2) apply their new understanding of the many effects of segregation when working with black and with white patients;

3) analyze and compare parenting/ mothering behaviors in black and white mothers, and how slavery and segregation affected the mother-daughter bonds.



Adams, K.A. (2018). Lynching, sacrifice, and childrearing in the new south. Journal of Psychohistory, 43(2), 244-266.

Campbell, D.B. (2011). Oppression of the different: Impact and treatment. International Journal of Applied Psychoanalytic Studies, 8 (1), 35.

Cobb, J. (2017). Comment: A history of paranoia. The New Yorker, The Talk of the Town. 12/4/17.  

Coates, T.N. (2014). The case for reparations. The Atlantic, June 2014.

Katznelson I. (2017). Who really got handouts. The New York Times Op-ed, 8/13/17.

La MaMothe, R. (2012). Potential space: creativity, resistance, and resiliency, in the face of racism. The Psychoanalytic Review, 99 (6), 851-876.  

Loewen, J.W. (2005). Sundown towns: A hidden dimension of American racism. New York: Simon & Shuster.

Massey, D.S. & Denton, N.A. (1993). American apartheid: Segregation and the making of the  underclass. Cambridge, Massachusetts: Harvard University Press.

Oshinsky, D. (June 25, 2017). Don’t you be my neighbor: A history of residential segregation in America focuses on the government’s role. New York Times Book Review.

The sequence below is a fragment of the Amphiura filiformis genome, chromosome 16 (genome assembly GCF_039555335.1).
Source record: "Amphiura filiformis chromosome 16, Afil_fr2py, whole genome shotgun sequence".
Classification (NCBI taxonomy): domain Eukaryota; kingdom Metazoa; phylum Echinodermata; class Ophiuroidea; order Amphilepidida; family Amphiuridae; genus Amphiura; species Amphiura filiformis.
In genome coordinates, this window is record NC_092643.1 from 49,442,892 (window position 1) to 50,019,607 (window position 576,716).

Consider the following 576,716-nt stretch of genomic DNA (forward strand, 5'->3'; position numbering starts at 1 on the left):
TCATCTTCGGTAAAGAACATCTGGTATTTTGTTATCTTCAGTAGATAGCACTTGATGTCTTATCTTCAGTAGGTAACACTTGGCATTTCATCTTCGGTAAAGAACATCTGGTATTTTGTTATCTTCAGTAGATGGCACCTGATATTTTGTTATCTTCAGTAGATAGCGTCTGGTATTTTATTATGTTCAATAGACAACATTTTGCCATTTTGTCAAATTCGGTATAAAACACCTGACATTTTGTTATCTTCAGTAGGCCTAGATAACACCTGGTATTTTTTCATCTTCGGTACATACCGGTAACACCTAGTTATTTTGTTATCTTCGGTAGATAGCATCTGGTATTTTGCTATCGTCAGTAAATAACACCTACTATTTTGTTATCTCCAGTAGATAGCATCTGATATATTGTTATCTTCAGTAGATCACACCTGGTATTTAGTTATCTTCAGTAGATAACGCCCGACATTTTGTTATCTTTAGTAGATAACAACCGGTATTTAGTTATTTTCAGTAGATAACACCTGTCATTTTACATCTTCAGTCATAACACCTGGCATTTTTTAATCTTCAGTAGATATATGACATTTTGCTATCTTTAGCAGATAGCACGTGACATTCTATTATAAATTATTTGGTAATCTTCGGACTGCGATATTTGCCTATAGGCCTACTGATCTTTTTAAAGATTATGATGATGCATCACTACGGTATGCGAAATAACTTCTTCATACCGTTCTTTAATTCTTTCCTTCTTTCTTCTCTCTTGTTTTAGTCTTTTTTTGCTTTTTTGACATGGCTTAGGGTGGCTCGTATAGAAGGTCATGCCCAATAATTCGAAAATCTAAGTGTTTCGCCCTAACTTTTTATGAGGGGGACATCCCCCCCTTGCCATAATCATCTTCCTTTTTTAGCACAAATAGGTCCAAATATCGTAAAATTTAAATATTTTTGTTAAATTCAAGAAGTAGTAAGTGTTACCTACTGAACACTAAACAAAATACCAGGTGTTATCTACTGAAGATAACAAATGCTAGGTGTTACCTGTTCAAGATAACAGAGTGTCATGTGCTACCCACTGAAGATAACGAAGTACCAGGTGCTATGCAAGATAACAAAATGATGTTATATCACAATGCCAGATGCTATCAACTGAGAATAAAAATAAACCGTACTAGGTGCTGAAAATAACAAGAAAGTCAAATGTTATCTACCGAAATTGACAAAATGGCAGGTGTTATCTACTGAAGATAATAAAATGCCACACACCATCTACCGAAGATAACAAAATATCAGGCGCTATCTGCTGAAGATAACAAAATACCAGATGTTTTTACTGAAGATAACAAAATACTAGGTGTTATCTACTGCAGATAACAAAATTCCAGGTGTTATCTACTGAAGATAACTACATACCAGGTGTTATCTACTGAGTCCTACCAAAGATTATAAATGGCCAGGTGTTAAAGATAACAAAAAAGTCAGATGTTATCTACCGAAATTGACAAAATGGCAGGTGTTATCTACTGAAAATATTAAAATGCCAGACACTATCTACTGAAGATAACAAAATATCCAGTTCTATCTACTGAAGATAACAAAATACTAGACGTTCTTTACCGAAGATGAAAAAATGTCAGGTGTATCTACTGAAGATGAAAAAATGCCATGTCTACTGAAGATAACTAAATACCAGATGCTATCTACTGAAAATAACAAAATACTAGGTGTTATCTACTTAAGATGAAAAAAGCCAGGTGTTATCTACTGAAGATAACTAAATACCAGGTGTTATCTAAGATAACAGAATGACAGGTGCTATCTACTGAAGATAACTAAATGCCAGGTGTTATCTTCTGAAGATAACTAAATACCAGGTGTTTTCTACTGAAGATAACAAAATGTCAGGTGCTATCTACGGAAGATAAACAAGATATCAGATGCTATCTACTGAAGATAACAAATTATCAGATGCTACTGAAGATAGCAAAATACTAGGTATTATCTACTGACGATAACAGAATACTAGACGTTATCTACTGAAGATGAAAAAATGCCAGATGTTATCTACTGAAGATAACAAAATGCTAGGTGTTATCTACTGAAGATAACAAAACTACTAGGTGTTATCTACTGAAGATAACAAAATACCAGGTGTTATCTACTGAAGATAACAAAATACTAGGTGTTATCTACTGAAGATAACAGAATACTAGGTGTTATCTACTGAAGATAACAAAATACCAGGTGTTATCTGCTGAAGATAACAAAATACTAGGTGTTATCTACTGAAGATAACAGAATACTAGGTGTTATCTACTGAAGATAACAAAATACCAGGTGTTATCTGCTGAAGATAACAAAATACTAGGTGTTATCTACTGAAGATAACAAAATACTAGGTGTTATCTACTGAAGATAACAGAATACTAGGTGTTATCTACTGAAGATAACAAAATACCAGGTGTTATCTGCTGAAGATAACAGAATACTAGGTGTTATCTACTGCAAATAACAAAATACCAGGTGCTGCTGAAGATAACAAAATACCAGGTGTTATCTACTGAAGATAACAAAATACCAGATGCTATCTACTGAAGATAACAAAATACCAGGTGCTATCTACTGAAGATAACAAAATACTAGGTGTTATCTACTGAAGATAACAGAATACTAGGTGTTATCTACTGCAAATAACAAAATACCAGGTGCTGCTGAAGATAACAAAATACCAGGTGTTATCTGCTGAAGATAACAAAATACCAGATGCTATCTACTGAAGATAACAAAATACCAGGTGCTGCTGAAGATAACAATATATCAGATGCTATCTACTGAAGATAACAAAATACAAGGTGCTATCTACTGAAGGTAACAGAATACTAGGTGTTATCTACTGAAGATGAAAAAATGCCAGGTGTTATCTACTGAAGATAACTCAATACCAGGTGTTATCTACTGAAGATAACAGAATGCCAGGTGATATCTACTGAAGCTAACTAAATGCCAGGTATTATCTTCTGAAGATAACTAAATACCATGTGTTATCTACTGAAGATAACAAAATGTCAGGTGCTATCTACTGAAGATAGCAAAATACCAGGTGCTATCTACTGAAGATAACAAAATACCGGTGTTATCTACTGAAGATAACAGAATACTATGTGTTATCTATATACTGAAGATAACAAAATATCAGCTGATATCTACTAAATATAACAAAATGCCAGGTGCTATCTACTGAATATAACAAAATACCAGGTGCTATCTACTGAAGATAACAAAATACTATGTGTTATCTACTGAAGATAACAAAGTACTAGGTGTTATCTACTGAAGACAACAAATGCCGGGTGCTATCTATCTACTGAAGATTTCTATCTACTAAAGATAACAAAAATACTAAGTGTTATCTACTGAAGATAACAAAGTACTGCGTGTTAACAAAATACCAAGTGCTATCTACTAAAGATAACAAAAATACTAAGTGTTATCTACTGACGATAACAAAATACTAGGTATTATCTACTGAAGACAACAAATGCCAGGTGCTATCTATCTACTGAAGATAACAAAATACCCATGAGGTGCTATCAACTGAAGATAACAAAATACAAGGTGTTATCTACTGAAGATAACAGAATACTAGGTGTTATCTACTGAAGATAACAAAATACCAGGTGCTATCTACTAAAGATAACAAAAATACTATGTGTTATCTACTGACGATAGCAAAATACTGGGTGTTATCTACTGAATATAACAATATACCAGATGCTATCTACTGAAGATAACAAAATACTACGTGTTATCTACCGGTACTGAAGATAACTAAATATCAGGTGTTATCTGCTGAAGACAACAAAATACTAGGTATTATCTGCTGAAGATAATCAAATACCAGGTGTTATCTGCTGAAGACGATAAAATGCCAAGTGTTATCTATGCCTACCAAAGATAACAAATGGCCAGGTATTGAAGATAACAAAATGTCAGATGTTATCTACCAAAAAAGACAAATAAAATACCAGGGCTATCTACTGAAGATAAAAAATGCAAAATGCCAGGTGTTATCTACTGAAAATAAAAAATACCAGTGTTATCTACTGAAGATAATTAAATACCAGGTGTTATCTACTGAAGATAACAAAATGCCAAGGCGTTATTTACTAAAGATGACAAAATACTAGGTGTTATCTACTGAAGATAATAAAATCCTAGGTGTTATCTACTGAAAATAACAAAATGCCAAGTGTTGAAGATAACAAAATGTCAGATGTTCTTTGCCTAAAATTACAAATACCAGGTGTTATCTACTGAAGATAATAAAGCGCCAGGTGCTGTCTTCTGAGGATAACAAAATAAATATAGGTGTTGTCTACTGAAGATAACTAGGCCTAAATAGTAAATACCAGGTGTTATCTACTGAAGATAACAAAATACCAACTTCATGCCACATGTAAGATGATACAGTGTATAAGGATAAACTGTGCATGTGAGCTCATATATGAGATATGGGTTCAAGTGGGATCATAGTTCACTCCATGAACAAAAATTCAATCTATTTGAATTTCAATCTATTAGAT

Rothstein, R. (2017). The color of law: A forgotten history of how our government segregated America. New York: W.W. Norton and Company.


Bios of the Presenters:

Gilda Graff, MA, LP is the Vice President of the International Psychohistorical Association, has a private psychoanalytic practice in New York City and Nassau County, is a graduate of the Washington Square Institute and the Object Relations Institute in New York City, and was a supervisor and staff therapist at the Washington Square Institute.  She has had seven articles published in the Journal of Psychohistory about the enslavement of African Americans and the aftereffects of that enslavement. “The Name of the Game is Shame Part ll: From Slavery to Obama and Now Trump” was published in the same journal.  “Shame in Supervision”  appeared in Issues in Psychoanalytic Psychology.